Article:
The injections of amazing nanites in Bloodshot did everything except bring the movie to life.
US Marine Ray Garrison is revived by nanite technology after his wife and he are killed by mercenaries. He then embarks on bloody vengeance against … an enemy that does not exist? As it turns out, the technology that resurrected him didn’t just grant him superhuman strength and self-regeneration abilities. The incredible technology might have done something to his mind too.
Mid-week, I left two harsh comments on another movie review blog. In these, I agreed with the blog owner’s negative assessment of Vin Diesel’s acting.
Yeah. Vin the Stoic. Who was perfect for the roles of Riddick, Dominic, and the voice of Groot. Who also spent the larger part of his acting career perfecting the art of being expressionless on screen.
Which, in turn, arguably makes him perfect for the role of Ray Garrison a.k.a Bloodshot. You know, big, strong, silent super-soldier. Doubly stronger, quieter, and vengeful as well after reanimation.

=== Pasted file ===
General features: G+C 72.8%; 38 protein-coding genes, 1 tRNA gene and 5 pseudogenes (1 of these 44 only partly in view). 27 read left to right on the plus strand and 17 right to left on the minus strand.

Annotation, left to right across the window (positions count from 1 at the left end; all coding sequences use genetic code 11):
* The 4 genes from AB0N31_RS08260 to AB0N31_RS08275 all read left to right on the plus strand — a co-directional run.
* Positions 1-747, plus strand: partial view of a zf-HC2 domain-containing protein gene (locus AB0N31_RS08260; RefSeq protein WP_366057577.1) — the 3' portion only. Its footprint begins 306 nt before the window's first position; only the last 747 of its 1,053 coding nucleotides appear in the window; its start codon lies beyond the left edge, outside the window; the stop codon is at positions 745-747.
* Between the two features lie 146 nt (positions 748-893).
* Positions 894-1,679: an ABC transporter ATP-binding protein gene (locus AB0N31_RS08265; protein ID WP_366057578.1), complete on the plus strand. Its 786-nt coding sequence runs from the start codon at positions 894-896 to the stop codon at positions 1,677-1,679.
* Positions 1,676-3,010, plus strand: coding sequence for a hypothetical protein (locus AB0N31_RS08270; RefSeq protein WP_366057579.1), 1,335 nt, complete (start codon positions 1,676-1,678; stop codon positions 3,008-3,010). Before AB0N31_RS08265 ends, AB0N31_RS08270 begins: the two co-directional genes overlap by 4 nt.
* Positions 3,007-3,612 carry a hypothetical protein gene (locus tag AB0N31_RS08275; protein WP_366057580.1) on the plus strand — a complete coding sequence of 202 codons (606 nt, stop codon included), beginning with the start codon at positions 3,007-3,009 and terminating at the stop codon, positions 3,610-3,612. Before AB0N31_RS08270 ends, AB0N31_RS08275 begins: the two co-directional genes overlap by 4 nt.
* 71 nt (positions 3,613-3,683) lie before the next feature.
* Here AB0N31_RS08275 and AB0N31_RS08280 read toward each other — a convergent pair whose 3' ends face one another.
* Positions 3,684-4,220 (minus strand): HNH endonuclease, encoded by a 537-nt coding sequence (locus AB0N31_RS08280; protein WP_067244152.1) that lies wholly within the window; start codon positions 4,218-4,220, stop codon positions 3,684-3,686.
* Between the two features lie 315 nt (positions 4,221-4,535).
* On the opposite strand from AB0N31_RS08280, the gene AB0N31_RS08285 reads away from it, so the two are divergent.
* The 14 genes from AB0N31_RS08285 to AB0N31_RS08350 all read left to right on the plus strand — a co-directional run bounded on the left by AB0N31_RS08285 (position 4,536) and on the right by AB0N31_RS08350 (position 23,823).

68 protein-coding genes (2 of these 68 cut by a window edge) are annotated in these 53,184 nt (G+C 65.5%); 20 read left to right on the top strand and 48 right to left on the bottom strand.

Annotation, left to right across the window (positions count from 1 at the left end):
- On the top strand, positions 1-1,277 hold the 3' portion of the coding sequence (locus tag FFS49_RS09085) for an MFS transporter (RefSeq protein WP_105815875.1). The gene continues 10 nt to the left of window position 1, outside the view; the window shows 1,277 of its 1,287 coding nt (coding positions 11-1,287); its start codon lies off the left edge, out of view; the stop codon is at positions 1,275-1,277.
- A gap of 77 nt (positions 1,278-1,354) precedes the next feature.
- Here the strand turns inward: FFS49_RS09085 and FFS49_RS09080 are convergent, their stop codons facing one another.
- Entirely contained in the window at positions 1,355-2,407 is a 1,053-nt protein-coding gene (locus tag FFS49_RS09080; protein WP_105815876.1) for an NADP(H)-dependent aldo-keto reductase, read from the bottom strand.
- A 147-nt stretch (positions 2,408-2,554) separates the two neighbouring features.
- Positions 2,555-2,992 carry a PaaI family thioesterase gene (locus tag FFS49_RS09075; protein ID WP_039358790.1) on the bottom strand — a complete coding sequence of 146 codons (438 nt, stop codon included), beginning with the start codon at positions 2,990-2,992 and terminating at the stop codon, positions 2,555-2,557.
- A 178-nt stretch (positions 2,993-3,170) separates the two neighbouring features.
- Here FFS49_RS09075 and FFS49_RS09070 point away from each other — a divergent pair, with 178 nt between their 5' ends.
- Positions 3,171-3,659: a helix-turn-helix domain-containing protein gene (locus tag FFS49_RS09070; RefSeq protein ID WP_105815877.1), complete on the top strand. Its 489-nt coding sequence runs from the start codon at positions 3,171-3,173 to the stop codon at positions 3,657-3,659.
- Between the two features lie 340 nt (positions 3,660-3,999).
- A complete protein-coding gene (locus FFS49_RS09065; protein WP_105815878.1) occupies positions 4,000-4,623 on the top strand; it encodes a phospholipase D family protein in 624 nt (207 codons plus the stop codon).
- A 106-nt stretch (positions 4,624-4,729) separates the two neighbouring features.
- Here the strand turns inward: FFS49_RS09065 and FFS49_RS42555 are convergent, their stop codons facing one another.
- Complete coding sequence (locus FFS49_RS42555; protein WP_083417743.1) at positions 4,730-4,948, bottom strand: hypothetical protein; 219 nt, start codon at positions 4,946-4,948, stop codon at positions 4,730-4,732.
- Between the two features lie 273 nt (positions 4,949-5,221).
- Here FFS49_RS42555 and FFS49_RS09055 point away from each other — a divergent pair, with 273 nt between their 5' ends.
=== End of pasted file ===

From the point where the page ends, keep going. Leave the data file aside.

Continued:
The big problem though, the producers of this flick obviously believe that is all that is necessary for an entertaining show. With the exception of some of Guy Pearce’s lines, the dialogue in Bloodshot barely displays any thought. Combat scenes are terribly messy and boring too, almost entirely a case of the immortal Garrison stoically weathering gunfire before bashing opponents to pulp.
Backstories for the supporting cast are also barely touched upon. We are never really told why Dalton hates Garrison, or why KT is the redemption of the story. For that matter, Garrison’s real background is never fully addressed too.
An appalling case of misbelief that Vin Diesel’s stony charisma is the only thing movie-goers care for? That big and scarred muscles are apt substitutes for good storytelling?
I almost fell asleep midway. Worse, the cinema I went to didn’t sell coffee. I should have listened to that other reviewer’s advice, and skipped this one.